Summary: Are you prepared for the return of the King?
The Return of the King
Matthew 25: 31-46
As some of you may know, I am a great fan of Tolkien’s Lord of the Rings. I have always enjoyed the books, but the release of the three films over the last few years really brought the books to life for me in a tremendous way.
Although a great proportion of the story is focused on Frodo Baggins and Sam Gamgee and their mission to ensure the destruction of the ring of power, there is a sub plot to the story. There is a continuing story running underneath. And that’s the story of Aragorn. And over the course of the three books we come to realise that Aragorn is the heir to the throne of the kingdom of Gondor. And the victory that is won by Frodo with the destruction of the Ring will not have its earthly realization until Arargorn is crowned king.
In the same way, although much of the Bible focuses on Jesus, and his redeeming work of salvation on the cross there is nevertheless a sub plot. There is underlying much of what is recorded in the Bible another story. For the victory that is won by Jesus with the destruction of the power of death has its ultimate realization when Jesus returns as king of all.
Now you may be wondering about the relevance of this in the week before Christmas. Well, if you were here last week, you will remember that in the time before Christmas which we call advent, we are encouraged to have both short vision and long vision. We are to look forward to the immediacy of Christmas, but also to take the long view and look forward to the return of the king, to the return of Jesus as the king.
Over the last couple of weeks we have been looking at three chapters from Matthew’s gospel which look forwards to the return of the king. This week, we are looking at Matthew chapter 25. Once again, for the benefit of the reader, we’ve only had part of it read, but I will be referring to the whole chapter, so you may wish to the look at it in the pew Bibles with me.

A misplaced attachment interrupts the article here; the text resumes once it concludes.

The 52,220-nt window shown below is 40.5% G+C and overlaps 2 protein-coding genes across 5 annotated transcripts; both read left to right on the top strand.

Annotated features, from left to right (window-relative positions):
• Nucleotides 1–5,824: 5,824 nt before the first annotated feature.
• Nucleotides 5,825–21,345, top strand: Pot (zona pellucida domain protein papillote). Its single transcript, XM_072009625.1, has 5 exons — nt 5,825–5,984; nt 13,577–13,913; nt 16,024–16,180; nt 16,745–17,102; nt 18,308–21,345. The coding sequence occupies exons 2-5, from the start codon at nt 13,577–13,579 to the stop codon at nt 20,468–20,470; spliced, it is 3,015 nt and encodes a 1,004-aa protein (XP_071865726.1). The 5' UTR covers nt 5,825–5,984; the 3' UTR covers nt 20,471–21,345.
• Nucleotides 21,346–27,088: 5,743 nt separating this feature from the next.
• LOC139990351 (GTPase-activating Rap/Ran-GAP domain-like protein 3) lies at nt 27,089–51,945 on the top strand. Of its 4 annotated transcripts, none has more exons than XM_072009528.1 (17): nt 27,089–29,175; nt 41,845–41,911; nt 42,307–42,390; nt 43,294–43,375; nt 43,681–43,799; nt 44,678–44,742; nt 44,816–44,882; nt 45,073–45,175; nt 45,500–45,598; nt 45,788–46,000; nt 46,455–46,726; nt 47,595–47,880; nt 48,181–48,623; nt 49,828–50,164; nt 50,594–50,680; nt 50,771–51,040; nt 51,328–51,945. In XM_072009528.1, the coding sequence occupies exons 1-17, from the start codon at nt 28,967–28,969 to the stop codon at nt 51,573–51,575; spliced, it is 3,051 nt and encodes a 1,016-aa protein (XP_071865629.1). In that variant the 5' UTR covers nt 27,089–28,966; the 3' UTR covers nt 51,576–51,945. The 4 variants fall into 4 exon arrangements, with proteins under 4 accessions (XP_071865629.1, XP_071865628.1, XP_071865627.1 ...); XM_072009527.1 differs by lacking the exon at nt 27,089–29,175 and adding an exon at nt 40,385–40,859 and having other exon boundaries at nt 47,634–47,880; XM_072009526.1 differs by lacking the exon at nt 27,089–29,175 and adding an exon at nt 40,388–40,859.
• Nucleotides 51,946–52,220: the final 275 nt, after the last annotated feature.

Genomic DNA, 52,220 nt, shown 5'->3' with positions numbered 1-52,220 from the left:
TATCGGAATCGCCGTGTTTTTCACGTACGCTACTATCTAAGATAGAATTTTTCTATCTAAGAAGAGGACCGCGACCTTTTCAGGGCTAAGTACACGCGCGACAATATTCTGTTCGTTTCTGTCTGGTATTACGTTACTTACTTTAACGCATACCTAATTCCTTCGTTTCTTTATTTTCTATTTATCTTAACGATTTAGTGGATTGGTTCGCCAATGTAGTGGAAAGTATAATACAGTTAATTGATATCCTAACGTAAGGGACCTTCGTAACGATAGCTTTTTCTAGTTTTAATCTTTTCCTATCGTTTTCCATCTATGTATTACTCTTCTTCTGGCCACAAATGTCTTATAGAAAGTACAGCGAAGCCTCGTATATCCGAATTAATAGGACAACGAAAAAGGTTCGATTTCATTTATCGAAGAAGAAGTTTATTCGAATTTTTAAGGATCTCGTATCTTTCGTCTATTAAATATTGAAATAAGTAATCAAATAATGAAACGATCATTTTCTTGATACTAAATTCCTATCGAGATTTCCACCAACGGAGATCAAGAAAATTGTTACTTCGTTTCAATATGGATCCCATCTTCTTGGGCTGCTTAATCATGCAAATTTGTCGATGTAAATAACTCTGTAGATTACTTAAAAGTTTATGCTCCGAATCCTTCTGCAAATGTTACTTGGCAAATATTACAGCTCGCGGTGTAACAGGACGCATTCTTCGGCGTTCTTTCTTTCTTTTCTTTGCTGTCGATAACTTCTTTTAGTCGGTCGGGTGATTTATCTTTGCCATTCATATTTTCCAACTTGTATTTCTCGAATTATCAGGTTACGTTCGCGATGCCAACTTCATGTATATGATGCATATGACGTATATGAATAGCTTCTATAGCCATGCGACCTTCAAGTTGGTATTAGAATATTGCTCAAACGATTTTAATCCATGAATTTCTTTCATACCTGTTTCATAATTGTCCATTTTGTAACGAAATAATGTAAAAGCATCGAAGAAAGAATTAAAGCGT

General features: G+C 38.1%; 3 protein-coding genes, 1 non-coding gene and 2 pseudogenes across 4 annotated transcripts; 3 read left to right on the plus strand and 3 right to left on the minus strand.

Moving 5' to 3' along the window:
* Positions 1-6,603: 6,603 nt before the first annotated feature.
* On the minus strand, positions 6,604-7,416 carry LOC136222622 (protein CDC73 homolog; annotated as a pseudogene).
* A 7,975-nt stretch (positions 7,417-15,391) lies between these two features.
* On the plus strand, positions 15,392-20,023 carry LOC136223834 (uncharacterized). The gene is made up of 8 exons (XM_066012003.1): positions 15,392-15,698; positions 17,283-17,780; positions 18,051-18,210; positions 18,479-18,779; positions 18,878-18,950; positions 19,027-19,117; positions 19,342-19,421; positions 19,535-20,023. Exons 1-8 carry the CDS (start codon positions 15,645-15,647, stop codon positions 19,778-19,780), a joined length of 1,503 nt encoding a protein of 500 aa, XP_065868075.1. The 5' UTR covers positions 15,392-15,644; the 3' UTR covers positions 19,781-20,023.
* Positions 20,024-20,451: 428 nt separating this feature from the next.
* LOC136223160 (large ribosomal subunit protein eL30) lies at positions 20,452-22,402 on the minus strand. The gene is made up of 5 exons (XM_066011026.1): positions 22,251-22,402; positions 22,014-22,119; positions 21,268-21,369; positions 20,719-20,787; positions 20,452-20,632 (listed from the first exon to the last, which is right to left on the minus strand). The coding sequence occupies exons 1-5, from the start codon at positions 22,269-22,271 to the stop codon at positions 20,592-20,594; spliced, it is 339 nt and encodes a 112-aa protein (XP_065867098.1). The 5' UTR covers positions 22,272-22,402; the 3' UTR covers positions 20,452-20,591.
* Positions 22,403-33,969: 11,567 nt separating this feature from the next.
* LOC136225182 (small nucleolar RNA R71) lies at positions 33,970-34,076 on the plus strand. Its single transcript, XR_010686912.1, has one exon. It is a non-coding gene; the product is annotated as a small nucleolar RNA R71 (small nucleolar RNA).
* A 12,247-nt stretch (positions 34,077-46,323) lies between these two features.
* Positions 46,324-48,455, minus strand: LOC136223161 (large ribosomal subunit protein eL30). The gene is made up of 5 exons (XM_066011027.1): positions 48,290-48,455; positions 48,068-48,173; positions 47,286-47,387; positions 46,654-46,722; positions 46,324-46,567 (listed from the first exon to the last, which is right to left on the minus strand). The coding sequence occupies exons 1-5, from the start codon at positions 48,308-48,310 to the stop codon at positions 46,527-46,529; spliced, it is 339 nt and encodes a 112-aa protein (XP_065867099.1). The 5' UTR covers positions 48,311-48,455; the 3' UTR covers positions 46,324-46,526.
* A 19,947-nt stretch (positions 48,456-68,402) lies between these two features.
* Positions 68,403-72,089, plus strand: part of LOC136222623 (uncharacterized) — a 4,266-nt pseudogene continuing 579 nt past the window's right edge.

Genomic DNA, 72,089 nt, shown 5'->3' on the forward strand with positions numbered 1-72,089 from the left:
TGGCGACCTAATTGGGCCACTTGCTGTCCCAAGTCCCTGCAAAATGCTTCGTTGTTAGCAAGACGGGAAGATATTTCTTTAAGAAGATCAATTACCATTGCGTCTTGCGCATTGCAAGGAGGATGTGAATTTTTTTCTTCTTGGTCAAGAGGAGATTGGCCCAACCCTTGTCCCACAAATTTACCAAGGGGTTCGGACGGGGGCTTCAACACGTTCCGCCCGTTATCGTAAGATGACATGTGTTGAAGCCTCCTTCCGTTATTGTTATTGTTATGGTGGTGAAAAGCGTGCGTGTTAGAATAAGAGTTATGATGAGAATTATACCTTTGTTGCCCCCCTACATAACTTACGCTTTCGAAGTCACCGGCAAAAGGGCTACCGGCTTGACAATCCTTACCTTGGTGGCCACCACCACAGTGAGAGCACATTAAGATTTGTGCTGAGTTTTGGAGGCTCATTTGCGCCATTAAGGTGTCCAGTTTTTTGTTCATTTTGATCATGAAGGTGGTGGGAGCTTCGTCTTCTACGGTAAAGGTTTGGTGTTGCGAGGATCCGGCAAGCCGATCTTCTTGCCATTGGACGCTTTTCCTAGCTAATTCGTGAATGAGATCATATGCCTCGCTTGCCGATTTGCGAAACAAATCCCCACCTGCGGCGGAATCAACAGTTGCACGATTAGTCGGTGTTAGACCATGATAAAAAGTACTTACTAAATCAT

The Return of the King will happen
The first thing to note is that return of the king will happen. There is a certainty about the return of the king. In v31 we read ’When the Son of Man comes in his glory’. The Son of Man is another way of describing Jesus. And the keyword is here is ‘when’. It says ‘when’ not ‘if ‘. There is certainty about the return of the king.
What is not certain is when it will be. You will recall that we talked about this last week when we thought about not knowing when the king would come back. And an additional illustration to make the point is provided earlier in chapter 25, with the parable of the wise and foolish girls. The parable concludes in v13 with a phrase ‘Watch therefore, for you know neither the day nor the hour.’ So the return of the king is certain – but we do not know when. The timing is uncertain.
The Return of the King will bring judgement
What we do know is something of what will happen when the king returns. For we need to note that the return of the king will bring judgement. As I mentioned a fortnight ago, it may not be politically correct to talk about judgement, but it is undoubtedly spiritually correct to do so. For it is here very much in front of us this morning. The clear statement of this passage is that the return of the king will bring judgement. We know from elsewhere in the Bible that God has given the job of judgement to Jesus. John 5:22 ff .’The Father judges no-one but has given all judgment to the Son.’ In v32 we see this judgement illustrated as we see that Jesus separates the people as a shepherd separates the sheep and the goats.
Now I don’t know about you, but I find this passage a little confusing. Just what is the basis upon which the sheep and the goats are separated? With Jesus as the judge, just what is the evidence upon which the decision is made?
I think we need to take the big view here. It’s very easy to look at the parables and get tied up in the detail. But I think there are three key points here.
Lets go back to the beginning of the chapter. The first piece of evidence that is considered comes from the parable of the wise and silly girls. Now girls all looked the same, but they were not. Only half of them were ready when the bridegroom came. But why were they not ready? Why were they shut out? Well, the answer lies in v 12. For the bridegroom says ‘Truly I say to you, I don’t know you’.